Ian Rankin suggests that what draws people to crime fiction is its capacity to explore and to allow the reader to conduct their own investigations into themselves. In the Edinburgh Review he wrote that “what interests me is the soul of the crime novel – what it tells us about humanity, what it is capable of discussing. […] We are all inquisitive and curious animals – crime fiction touches this deep need to both ask questions to get answers”.

In The Girl With The Dragon Tattoo this concept is taken much further; it starts as a slow-moving detective story but ends with scenes of graphic violence. Larsson laces the fiction with genuine figures relating to violent crimes against women in Sweden, explaining how the fictional Salander, whose own civil rights are taken away, is based on real events. Larsson deliberately destroys the image that the rest of the world may have about Sweden, of Ikea and Abba, and presents a much darker version, a movement begun in 1968 by Maj Sjowall and Per Wahloo with the Martin Beck series.  In these dark worlds, by solving the crime the detective is in effect saving society and can be read as the triumph of intellect over primitive instinct. It is satisfying to read about the police, a private eye or your average person on a mission getting the bad guy in the end. In real life, we often hear about endless amounts of crime, but very little sense of resolution. At least in fiction we get an ending in which the villain gets what he deserves.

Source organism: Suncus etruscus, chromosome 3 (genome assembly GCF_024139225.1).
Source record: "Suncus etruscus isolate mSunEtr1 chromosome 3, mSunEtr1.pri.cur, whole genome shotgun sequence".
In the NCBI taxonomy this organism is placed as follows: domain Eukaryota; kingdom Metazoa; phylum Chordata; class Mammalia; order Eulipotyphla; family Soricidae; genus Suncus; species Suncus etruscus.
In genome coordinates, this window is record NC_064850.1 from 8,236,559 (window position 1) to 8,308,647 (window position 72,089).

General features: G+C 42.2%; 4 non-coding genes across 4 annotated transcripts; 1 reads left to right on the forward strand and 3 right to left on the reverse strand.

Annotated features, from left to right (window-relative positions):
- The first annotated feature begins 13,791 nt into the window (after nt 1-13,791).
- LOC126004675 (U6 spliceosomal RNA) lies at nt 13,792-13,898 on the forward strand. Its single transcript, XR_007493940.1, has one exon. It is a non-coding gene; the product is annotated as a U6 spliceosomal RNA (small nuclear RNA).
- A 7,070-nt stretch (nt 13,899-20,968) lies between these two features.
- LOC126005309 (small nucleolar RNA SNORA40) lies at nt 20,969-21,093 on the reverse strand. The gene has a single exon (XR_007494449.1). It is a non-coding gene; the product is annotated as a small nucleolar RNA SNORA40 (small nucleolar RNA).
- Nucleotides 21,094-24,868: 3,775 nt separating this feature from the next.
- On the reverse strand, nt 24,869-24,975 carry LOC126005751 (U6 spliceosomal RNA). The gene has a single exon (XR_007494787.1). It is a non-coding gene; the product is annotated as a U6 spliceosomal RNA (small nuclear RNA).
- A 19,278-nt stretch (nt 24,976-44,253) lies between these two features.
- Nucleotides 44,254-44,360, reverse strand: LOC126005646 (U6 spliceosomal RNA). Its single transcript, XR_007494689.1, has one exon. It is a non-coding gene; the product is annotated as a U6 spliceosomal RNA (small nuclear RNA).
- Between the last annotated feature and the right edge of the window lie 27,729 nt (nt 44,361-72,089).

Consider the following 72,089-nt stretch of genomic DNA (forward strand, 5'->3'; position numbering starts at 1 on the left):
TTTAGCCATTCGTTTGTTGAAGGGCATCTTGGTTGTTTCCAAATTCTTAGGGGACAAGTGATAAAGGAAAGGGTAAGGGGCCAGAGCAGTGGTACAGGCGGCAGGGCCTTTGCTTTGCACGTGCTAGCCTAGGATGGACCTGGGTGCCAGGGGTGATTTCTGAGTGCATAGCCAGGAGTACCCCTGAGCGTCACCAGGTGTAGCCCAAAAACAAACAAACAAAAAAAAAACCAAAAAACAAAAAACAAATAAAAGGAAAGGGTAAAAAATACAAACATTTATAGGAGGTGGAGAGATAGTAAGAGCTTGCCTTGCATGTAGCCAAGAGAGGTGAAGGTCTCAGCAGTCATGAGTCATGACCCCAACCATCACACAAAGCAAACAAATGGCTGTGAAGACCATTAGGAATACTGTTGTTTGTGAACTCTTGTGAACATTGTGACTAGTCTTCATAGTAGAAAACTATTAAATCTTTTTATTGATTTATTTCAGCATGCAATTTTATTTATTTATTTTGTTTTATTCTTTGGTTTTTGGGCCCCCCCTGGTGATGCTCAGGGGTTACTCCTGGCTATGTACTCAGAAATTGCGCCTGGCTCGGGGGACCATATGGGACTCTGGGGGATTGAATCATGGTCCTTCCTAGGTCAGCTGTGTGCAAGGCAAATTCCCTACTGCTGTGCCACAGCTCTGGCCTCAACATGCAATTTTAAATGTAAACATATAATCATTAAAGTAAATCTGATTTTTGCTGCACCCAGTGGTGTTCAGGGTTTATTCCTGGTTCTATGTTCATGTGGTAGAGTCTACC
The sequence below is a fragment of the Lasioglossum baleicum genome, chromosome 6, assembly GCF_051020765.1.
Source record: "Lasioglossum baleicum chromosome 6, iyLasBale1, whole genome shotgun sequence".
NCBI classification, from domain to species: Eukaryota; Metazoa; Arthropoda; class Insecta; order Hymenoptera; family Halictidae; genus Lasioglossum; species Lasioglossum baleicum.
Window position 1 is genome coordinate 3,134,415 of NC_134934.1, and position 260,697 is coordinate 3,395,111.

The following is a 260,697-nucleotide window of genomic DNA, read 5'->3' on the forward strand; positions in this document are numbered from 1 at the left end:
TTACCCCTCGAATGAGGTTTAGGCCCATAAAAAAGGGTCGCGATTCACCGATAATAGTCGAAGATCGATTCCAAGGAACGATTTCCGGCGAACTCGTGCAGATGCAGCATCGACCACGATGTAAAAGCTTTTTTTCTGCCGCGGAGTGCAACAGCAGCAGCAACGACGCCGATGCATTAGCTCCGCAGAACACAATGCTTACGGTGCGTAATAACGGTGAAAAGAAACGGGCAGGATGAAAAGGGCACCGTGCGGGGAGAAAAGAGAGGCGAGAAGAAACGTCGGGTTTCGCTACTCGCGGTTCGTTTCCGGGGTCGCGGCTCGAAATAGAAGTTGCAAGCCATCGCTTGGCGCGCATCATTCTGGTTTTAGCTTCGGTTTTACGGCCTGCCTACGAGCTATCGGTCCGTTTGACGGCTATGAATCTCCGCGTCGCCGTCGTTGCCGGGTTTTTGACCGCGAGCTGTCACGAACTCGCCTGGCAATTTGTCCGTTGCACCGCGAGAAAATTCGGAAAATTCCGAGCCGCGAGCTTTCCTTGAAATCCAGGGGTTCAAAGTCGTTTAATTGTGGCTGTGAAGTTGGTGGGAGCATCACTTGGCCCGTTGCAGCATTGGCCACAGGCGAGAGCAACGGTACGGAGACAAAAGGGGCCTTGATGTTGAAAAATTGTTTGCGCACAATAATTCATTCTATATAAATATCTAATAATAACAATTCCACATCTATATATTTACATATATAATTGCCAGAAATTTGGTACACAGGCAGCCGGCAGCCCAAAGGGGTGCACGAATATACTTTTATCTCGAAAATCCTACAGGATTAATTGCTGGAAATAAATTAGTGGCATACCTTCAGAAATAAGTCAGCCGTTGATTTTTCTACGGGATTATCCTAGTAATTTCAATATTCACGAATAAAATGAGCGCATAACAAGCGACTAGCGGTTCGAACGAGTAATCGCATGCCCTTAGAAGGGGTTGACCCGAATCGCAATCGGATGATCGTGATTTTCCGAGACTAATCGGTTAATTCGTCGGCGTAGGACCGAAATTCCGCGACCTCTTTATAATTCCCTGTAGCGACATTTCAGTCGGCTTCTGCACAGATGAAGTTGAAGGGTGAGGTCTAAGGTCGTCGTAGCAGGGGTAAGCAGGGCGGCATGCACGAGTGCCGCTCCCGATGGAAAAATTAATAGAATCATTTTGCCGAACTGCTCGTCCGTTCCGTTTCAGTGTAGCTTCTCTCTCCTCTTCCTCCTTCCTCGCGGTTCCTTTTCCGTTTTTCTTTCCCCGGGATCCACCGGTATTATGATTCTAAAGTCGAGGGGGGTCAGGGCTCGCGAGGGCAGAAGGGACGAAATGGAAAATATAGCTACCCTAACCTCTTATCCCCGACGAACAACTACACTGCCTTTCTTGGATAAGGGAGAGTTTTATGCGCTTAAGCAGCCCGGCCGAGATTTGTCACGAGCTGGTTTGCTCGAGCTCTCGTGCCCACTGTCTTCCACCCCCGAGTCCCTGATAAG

Some novels complicate matters further with multiple perspectives of the characters making it hard to judge who is ‘guilty’. Of course, in the end, it often becomes clear, but there can be complicated questions about the ‘guiltiness’ of criminals.  In Out by Natsuo Kirino, the reader automatically roots for the women covering up the murder of a gambling philandering husband, even as they dismember his body in a bathtub. Even the police sometimes stray over the line into the dark – Jo Nesbo’s Harry Hole has addictions to drugs, cigarettes, violence, women and alcohol which can leave him battling to stay on the side of the good. Jeff Lindsay’s Dexter takes this further with mind games between predator and prey, except with ambiguity about which person is which. We are left rooting for Dexter as he does the dirty work of those that have evaded society’s form of justice and adopts his own.

So it seems that violent crime novels can offer us the thrill of the chase as society’s issues are assessed, all with a promise of a potentially satisfying resolution. For once, those grisly murders might not seem so dark after all…

This article originally appeared on Waterstones.

Robert Chilver – @robchilver